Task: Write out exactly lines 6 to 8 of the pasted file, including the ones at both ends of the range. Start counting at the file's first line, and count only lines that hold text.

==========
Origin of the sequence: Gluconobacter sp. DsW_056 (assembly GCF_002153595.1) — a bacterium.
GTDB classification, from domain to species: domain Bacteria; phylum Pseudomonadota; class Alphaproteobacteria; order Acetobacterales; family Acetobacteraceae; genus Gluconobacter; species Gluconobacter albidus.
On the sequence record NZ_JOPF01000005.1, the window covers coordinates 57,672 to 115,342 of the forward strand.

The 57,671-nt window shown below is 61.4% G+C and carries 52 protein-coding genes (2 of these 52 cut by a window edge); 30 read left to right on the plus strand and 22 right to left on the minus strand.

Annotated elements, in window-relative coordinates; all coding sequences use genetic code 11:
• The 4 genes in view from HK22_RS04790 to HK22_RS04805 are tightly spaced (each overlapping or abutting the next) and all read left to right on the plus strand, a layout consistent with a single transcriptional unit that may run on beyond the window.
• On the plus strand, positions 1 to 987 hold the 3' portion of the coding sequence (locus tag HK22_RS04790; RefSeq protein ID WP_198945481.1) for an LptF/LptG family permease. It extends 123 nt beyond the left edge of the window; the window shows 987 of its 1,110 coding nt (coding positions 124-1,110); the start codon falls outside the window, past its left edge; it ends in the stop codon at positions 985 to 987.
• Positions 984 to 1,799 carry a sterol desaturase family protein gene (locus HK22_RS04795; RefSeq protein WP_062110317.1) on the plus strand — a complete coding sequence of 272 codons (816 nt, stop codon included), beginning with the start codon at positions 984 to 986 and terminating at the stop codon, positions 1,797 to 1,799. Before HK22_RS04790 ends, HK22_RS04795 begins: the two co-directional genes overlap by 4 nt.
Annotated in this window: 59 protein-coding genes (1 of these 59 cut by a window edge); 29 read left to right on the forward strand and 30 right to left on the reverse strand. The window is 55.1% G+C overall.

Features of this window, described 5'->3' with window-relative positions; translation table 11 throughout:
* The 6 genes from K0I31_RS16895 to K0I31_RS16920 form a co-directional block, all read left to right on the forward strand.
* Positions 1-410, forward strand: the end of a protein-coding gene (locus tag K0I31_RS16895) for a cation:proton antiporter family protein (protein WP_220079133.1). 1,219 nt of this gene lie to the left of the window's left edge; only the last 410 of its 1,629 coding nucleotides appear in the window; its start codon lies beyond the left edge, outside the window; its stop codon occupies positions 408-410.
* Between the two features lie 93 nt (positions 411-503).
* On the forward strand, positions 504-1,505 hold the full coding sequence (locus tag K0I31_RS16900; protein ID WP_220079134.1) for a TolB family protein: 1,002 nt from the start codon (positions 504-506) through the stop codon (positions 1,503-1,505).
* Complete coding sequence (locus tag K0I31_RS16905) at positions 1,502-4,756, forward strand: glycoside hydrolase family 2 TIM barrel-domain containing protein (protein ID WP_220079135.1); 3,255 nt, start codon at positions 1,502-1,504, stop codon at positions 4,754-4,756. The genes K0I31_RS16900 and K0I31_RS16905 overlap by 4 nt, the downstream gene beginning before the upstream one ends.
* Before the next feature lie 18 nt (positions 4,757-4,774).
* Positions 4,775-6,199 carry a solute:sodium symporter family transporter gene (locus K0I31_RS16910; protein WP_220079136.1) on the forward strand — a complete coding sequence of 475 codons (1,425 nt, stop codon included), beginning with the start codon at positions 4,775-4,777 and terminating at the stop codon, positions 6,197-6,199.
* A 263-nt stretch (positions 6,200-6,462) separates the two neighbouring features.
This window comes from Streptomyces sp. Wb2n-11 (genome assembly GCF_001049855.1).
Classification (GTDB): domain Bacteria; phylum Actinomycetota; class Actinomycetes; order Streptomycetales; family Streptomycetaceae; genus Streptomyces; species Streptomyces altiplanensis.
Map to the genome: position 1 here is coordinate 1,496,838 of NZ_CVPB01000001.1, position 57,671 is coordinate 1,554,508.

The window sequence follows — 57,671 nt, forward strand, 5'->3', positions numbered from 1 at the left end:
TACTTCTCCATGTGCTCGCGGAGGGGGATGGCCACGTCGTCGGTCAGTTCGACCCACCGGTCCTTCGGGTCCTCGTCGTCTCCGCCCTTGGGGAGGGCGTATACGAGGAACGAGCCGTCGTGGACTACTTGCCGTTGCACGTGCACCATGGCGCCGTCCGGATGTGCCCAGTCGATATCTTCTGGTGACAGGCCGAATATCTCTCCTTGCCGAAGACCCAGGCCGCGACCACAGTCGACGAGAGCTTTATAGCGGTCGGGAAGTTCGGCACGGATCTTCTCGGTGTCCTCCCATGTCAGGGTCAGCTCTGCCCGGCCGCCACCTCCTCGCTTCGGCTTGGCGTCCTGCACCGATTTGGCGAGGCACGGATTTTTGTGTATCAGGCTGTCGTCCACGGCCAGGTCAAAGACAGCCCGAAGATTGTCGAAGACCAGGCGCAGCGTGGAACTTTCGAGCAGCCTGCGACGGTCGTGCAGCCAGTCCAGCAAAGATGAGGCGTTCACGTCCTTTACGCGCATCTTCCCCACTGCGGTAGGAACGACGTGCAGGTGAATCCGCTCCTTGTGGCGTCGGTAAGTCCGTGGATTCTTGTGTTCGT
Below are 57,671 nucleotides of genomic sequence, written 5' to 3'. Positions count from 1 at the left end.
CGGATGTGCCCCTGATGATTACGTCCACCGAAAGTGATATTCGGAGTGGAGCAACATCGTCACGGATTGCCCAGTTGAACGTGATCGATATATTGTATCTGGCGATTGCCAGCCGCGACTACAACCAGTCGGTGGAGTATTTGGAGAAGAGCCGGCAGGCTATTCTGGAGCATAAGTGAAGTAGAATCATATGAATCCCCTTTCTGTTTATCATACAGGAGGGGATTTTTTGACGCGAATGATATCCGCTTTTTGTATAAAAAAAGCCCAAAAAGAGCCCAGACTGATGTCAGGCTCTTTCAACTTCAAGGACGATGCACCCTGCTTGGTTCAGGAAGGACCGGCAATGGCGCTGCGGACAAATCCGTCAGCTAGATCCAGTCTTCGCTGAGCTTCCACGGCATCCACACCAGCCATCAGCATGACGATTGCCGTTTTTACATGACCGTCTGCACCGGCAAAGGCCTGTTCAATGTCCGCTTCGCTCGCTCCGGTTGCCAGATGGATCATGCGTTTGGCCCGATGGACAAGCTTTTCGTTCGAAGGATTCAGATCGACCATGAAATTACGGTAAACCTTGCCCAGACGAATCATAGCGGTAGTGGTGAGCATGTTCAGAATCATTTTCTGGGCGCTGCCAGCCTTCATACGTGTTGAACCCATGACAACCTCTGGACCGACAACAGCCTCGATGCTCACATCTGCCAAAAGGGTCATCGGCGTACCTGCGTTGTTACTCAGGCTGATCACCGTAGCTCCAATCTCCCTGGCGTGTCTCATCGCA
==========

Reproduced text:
• The 4 genes in view from HK22_RS04790 to HK22_RS04805 are tightly spaced (each overlapping or abutting the next) and all read left to right on the plus strand, a layout consistent with a single transcriptional unit that may run on beyond the window.
• On the plus strand, positions 1 to 987 hold the 3' portion of the coding sequence (locus tag HK22_RS04790; RefSeq protein ID WP_198945481.1) for an LptF/LptG family permease. It extends 123 nt beyond the left edge of the window; the window shows 987 of its 1,110 coding nt (coding positions 124-1,110); the start codon falls outside the window, past its left edge; it ends in the stop codon at positions 985 to 987.
• Positions 984 to 1,799 carry a sterol desaturase family protein gene (locus HK22_RS04795; RefSeq protein WP_062110317.1) on the plus strand — a complete coding sequence of 272 codons (816 nt, stop codon included), beginning with the start codon at positions 984 to 986 and terminating at the stop codon, positions 1,797 to 1,799. Before HK22_RS04790 ends, HK22_RS04795 begins: the two co-directional genes overlap by 4 nt.